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Margot at the Wedding
If fictional accounts of literary lives are to be believed, the pursuit of stories and greater academic discoveries is an existence cancerous with disdain. Life can't just happen, every event must have meaning, contributing to a larger metaphor. The story of your life is grist for the story on the page, and not only can people not trust you to refrain from twisting what happened to them into some greater fiction, but if they are in the same profession as you, they might also twist yours. If they are not writers themselves, then the writer runs the risk of the people around them twisting their intent, or even seeing images of themselves in the creations even when the images aren't really there.
As a novelist, I can't entirely dispute this. Part of what made the caustic Margot at the Wedding so painful to watch the first time (my original review, which got plenty wrong) was the fear that maybe the damage being done was damage I would encounter all on my own. Don't get me wrong, I really liked the movie, but I wasn't going to immediately rush back and see it again.
At least not when I could wait for DVD.
Margot at the Wedding is the latest film from Noah Baumbach, co-writer of The Life Aquatic with Steve Zissou and the man behind The Squid and the Whale, both of which are also about literary lives (though Zissou hides behind the mask of adventure). In this one, Baumbach turns his lens on a pair of sisters. Margot (Nicole Kidman) is a Manhattan-based writer who is traveling to the coast with the eldest of her two boys, Claude (Zane Pais), to attend the wedding of her estranged sister, Pauline (Jennifer Jason Leigh). Margot had originally RSVP'd a "no" for the event, not wanting to support what she sees as a bad decision on Pauline's part. The younger sister has only known her fiancé, Malcolm (Jack Black), for a very short time, and Margot's sibling judgment is fierce.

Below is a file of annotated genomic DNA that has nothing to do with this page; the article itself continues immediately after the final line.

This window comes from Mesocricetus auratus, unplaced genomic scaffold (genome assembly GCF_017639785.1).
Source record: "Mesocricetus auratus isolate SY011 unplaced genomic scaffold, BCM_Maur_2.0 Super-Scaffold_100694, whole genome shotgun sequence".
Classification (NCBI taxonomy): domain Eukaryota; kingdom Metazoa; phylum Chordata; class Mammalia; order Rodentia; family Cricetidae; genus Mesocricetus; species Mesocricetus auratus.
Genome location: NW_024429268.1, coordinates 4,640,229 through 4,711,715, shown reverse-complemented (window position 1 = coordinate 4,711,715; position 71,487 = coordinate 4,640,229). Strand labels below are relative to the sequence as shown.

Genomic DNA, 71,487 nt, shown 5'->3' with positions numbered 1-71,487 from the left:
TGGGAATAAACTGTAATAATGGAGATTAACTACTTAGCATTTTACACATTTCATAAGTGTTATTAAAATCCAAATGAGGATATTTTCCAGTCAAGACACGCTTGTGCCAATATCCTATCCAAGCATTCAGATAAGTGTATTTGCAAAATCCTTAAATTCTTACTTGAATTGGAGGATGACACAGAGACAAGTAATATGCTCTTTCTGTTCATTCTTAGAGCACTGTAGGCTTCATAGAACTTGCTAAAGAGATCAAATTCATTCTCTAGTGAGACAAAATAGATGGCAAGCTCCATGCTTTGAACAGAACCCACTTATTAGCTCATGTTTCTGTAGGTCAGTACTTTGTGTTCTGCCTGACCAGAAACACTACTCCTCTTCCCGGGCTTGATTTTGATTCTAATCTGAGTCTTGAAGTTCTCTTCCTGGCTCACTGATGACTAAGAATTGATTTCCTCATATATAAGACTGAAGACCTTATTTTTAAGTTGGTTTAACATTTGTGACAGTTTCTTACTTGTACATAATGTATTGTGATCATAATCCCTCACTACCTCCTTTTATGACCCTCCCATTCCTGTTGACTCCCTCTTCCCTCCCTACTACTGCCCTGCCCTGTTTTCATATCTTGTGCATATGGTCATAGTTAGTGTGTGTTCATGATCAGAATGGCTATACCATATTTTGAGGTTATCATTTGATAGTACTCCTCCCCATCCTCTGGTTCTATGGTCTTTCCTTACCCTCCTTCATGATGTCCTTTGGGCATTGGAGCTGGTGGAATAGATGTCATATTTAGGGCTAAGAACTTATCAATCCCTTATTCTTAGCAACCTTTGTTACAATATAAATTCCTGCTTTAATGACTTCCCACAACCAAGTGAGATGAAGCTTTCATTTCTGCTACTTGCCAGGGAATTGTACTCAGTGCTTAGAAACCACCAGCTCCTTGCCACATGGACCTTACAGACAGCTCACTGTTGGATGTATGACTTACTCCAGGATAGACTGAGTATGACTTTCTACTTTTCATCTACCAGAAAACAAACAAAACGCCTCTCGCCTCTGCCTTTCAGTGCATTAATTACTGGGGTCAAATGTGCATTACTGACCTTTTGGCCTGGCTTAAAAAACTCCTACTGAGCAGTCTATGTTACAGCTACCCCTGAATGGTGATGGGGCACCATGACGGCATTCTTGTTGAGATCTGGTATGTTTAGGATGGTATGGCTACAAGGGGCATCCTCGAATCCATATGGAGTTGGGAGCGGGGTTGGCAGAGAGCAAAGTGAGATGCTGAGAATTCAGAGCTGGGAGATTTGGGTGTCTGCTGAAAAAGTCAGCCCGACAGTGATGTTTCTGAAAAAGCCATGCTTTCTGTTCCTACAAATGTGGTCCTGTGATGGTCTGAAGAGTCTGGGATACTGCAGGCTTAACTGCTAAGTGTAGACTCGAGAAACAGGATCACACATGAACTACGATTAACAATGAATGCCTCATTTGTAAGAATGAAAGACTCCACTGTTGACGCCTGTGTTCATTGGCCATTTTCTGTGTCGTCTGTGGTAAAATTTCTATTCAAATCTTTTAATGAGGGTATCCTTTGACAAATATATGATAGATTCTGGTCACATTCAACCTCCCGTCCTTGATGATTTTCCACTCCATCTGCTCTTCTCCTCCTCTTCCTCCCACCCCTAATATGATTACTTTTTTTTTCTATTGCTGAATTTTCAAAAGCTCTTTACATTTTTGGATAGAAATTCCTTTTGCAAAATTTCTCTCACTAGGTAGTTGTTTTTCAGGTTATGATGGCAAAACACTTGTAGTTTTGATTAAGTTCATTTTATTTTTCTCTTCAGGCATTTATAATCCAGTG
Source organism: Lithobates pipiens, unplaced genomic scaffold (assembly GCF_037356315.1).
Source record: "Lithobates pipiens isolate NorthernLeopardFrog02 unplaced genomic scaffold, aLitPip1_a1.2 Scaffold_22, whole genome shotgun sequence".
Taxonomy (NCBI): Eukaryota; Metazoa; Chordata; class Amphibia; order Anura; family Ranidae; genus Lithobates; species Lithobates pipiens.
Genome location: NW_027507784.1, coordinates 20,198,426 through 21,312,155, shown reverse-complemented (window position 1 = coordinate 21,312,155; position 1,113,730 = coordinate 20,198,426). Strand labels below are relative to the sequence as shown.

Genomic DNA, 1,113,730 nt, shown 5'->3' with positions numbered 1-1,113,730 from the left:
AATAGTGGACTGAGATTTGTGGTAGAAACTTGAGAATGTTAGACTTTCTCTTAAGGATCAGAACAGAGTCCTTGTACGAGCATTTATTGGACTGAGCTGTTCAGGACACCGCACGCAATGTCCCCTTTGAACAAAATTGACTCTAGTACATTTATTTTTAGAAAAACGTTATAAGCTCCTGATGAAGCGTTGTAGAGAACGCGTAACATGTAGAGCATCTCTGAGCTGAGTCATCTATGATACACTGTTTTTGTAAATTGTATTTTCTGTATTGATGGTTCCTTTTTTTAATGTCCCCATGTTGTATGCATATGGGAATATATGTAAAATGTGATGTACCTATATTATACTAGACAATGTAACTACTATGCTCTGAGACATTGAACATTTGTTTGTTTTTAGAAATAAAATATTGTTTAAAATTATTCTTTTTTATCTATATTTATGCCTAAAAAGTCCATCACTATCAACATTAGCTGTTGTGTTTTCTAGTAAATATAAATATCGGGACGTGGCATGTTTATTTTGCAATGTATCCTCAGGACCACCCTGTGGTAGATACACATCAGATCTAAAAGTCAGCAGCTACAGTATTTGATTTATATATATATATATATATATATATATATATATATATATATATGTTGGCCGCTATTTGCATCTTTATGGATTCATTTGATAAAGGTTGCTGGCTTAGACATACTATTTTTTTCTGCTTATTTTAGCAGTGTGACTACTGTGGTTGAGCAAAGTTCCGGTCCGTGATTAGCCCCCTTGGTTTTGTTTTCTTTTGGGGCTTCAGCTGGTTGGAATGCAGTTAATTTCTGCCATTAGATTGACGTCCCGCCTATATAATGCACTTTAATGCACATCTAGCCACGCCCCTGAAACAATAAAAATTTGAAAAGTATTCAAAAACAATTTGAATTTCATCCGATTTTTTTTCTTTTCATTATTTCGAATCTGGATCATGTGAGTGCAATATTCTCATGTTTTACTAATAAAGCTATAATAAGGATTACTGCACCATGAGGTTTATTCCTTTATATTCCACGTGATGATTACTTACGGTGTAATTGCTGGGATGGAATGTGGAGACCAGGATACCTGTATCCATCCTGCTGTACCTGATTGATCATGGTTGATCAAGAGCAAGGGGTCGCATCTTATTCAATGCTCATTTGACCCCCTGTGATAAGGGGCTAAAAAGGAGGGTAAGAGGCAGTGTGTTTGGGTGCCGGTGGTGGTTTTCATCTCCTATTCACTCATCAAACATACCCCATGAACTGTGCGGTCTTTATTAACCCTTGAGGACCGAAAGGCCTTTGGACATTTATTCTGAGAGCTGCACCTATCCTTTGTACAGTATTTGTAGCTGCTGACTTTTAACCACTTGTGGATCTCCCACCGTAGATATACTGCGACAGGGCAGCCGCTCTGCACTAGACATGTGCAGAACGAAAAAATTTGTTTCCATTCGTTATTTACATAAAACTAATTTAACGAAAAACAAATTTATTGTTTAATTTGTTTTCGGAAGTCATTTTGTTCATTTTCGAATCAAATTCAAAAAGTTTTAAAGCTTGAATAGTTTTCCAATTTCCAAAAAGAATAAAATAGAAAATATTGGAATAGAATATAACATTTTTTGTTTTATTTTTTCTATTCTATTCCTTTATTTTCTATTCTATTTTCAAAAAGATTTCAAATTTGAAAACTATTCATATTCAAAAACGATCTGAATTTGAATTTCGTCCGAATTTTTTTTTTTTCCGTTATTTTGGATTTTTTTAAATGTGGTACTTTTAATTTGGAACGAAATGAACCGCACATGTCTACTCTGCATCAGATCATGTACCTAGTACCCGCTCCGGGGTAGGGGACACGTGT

The change of heart on Margot's part is not the act of kindness she outwardly portrays, but more selfish. She is running away from her failing marriage, hiding out in a familiar place to avoid the reality of her situation. Pauline lives in the house they grew up in, and just so happens to be near Dick Koosman (Ciaran Hinds), another writer that Margot has been having an affair with. (Has there ever been a more perfect douchebag name than Dick Koosman?) These and many other secrets begin to emerge as Margot reunites with her sister and starts stirring things up. There is an abusive father in the girls' past, as well as a third sister. Pauline is pregnant. The two younger sisters resent their elder sibling for using their lives in fictions. Malcolm resents everyone who does anything because he really does nothing. Much of this comes to light in strange ways, with Baumbach using the secret code of sisters as an effective tool for digging toward the emotional heart of a given scene.
It would have been easy for Noah Baumbach to sculpt a self-important drama of the erudite and academic (Pauline is a teacher, but that rarely comes up, because when Margot is around, everything is about Margot), but he avoids the preciousness and self-defensiveness that often arises when intellectuals write about their own kind. Not only did I find Margot at the Wedding funnier (though still in a mean way) the second time around, I appreciated more how Baumbach was willing to hang back and let his actors have the space to move and live and be. Shooting with mostly natural lighting, eschewing a traditional musical score, and using handheld cameras to get in close and move on his feet, the director sets up the locale and lets the drama unfold without forcing it to fit strict literary lines. He does toy with metaphor, most obviously the central family tree that stands tall in the backyard and that outsiders say is rotting, but he doesn't spend a lot of time pushing any greater meaning on his audience than what they might decide to pick up on their own.